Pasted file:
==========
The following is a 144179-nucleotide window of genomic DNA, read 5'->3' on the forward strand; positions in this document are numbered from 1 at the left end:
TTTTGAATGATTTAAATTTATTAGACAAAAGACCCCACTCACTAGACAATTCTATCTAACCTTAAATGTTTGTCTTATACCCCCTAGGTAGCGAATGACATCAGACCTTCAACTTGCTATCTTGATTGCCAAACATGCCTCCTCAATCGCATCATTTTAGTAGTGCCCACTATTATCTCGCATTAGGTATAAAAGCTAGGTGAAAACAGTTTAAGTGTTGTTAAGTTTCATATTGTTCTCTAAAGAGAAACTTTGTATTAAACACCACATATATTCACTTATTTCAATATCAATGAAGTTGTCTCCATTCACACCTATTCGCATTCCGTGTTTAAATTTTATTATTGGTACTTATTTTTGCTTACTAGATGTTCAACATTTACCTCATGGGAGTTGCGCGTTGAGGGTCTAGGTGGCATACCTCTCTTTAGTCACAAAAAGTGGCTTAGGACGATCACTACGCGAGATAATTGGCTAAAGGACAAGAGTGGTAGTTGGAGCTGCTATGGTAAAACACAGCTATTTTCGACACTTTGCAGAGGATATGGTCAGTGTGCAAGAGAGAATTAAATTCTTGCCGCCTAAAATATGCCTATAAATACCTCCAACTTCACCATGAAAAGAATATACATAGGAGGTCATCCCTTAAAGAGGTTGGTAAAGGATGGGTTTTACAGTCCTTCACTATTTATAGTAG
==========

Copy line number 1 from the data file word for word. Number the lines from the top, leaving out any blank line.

The following is a 144179-nucleotide window of genomic DNA, read 5'->3' on the forward strand; positions in this document are numbered from 1 at the left end: